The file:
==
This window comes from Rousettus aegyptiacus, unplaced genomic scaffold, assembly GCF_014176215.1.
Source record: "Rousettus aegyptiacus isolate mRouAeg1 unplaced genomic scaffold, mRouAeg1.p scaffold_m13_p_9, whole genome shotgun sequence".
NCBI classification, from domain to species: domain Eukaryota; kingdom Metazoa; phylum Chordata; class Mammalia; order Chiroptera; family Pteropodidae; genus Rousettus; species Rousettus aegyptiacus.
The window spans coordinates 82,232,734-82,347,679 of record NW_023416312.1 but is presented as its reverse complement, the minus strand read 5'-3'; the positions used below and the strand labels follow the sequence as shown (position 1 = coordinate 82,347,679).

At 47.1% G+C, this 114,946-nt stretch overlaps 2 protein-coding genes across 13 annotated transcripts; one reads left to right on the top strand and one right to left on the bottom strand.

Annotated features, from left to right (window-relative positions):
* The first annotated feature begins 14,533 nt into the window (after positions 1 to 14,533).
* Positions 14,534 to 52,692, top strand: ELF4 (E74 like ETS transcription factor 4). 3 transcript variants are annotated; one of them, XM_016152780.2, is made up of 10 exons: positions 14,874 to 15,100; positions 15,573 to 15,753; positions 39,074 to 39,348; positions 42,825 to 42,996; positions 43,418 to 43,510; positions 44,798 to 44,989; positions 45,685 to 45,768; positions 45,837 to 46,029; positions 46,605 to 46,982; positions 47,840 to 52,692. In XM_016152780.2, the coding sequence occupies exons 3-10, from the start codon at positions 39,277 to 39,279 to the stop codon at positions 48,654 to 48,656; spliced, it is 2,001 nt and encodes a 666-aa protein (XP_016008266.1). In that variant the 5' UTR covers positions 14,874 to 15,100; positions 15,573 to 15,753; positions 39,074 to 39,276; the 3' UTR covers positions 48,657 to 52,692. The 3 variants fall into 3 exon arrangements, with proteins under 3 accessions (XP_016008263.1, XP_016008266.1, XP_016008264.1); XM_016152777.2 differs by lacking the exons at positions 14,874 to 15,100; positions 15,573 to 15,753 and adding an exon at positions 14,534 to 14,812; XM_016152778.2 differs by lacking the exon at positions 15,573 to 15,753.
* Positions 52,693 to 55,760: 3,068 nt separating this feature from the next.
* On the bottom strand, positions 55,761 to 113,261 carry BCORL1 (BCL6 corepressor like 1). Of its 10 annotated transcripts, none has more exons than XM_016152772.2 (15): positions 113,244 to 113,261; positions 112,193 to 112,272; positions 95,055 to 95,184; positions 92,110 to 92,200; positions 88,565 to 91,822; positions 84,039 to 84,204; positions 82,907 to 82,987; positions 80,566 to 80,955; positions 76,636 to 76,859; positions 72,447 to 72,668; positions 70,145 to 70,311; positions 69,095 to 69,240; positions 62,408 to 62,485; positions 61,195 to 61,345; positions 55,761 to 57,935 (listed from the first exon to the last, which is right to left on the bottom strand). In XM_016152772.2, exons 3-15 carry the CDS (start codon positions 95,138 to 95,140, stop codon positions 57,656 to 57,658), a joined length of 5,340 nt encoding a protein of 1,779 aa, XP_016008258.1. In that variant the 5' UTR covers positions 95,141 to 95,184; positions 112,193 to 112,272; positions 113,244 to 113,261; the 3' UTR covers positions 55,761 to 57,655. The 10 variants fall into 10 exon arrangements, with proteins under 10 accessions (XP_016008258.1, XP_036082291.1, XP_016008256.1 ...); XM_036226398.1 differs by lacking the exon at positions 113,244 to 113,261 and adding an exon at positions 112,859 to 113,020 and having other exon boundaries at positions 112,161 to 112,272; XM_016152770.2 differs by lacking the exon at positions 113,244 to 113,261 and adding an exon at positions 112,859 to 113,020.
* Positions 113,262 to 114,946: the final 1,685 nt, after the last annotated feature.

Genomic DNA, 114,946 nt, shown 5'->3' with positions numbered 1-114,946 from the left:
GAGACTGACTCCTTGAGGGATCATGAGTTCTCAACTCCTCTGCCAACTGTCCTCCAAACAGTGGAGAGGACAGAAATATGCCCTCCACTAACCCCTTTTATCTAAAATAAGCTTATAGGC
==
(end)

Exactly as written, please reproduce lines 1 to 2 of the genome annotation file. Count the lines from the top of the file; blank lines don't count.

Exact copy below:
This window comes from Rousettus aegyptiacus, unplaced genomic scaffold, assembly GCF_014176215.1.
Source record: "Rousettus aegyptiacus isolate mRouAeg1 unplaced genomic scaffold, mRouAeg1.p scaffold_m13_p_9, whole genome shotgun sequence".